Students from Steel Ridge Robotics scribble notes about SpudBot Academy on the classroom whiteboard: activities, experience levels, timing, supplies. Their planning is methodical; in just a few days, theseRidgefield School District high school students will be teaching a large group of 5th to 8th graders. And the supply list so far—painter’s tape and marshmallows, popsicle sticks and blindfolds—makes it sound like a pretty cool camp.\r\n
SpudBot Academy is entirely student-led: students teach other students about STEAM (Science, Technology, Engineering, Arts, and Mathematics). The day camps are held a few times each year, giving the high school students an opportunity to share their knowledge and experience—and hopefully inspire some of the younger students to join Steel Ridge Robotics when they’re old enough.\r\n
As they discuss lesson plans for the camp, they choose the kinds of fun, hands-on activities that got them interested in STEAM to begin with: navigating a blindfolded partner through a painter’s tape maze, and building structural towers from paper and marshmallows. Then they build these activities into more advanced applications of logic and skill, like programming Arduinos and designing 3D models with Tinkercad. The project whiteboard is quickly filling up with agenda items, assignments, and additions.\r\n
On the other side of the classroom, team members design a specialized bracket to send to the CNC engraver. Mentors stand behind the computer, offering occasional suggestions. But it’s clearly student-led, and they’re figuring it out as they go. They call another team member to get her input; she walks them through the process to get the design correctly configured for the CNC machine in the build lab. It takes a while, but they finally get the CNC machine to work engraving a small piece of steel. The customized part will be an integral part of their next robotics build.\r\n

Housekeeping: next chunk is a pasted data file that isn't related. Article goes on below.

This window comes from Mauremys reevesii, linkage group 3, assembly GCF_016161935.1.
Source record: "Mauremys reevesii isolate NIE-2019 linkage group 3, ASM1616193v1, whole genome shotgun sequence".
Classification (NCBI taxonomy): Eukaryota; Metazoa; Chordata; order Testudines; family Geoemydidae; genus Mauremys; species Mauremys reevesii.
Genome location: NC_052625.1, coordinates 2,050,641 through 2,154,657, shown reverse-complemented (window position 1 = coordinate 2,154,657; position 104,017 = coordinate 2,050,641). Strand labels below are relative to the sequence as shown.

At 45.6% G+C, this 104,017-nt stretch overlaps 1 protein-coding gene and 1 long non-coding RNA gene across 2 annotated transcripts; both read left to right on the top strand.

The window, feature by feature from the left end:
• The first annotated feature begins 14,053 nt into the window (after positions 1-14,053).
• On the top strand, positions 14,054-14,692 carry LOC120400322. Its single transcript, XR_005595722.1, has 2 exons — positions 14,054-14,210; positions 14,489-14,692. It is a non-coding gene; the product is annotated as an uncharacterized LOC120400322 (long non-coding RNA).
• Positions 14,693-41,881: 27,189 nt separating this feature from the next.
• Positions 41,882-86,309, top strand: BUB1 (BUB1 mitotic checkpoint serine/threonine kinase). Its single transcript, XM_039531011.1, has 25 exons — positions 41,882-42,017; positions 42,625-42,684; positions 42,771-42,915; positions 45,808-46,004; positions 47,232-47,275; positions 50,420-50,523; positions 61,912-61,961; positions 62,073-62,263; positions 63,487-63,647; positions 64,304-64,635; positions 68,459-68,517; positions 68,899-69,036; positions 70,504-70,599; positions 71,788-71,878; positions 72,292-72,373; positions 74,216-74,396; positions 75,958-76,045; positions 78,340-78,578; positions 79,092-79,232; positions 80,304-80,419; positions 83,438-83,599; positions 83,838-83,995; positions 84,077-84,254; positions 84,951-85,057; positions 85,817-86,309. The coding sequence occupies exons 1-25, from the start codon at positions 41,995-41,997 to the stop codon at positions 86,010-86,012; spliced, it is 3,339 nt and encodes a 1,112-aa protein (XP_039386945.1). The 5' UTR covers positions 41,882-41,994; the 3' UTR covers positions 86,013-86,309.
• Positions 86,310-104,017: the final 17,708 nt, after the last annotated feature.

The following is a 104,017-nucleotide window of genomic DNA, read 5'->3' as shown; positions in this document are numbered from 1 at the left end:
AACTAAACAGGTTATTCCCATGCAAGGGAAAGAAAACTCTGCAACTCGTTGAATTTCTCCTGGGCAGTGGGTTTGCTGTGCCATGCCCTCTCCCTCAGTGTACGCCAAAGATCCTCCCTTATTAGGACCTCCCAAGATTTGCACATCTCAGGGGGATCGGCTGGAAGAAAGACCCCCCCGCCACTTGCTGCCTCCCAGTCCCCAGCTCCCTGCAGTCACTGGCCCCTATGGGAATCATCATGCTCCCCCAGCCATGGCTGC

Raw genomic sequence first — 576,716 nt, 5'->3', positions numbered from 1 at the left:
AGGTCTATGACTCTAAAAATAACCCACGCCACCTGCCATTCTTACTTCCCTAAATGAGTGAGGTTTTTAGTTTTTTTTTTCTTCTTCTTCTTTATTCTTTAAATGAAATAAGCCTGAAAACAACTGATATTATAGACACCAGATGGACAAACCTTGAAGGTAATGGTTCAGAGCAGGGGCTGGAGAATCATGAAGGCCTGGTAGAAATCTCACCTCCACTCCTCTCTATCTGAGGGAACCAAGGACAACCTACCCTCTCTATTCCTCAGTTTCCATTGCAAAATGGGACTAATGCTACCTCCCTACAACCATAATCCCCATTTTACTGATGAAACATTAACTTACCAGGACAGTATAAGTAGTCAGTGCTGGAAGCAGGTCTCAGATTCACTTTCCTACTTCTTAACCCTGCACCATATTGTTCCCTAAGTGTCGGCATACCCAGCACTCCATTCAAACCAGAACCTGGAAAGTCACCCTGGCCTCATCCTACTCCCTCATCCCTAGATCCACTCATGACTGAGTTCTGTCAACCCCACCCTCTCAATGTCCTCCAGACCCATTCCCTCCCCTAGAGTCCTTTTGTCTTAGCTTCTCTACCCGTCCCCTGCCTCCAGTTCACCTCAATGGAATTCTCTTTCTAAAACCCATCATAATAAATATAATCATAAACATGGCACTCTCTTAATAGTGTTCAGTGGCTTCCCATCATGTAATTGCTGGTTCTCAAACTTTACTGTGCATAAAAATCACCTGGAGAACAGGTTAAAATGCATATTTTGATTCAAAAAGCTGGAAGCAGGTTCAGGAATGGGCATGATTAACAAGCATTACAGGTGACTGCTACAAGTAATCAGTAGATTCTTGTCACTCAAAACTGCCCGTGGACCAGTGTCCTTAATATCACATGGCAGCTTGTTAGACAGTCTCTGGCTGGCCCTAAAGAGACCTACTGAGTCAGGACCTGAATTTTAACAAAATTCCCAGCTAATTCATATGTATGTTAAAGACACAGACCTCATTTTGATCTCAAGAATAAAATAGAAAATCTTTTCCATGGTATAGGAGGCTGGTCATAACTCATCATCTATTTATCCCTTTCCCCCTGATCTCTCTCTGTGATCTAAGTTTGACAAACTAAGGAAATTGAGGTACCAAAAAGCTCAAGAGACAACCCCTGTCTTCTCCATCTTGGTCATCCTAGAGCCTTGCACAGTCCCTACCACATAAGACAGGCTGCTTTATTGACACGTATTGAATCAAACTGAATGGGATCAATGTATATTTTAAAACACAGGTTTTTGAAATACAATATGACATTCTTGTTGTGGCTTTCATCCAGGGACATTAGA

The build lab at Wisdom Ridge Academy is filled with state-of-the-art machinery, including the robots Steel Ridge Robotics has built, in various stages of completion. Each year, they build a new robot for the FIRST (For Inspiration and Recognition of Science and Technology) robotics competition. At the high school level, students have just six weeks to design robots that compete to perform specific tasks in an arena. Previous years’ themes have included Steampunk (building a working airship), PowerUp (navigating through environments inspired by video games), and Stronghold (storming the castle).\r\n
Steel Ridge Robotics students won’t learn the theme of the 2023 competition for a few weeks yet. At that point, they’ll take a break from leading SpudBot Academy for a marathon of planning, building, and testing their custom-designed robot. But for now, their main task is to figure out how to keep the attention of a big group of younger students for several hours. They gather again to divide up responsibilities, joking about who the best person is for each task. It’s a learning experience, but it’s also a good time, just like everything they do at Steel Ridge Robotics.\r\n
For more information on SpudBot Academy, Steel Ridge Robotics, and FIRST competition, or to support the team through mentoring or sponsorship, visit www.steelridge6343.com.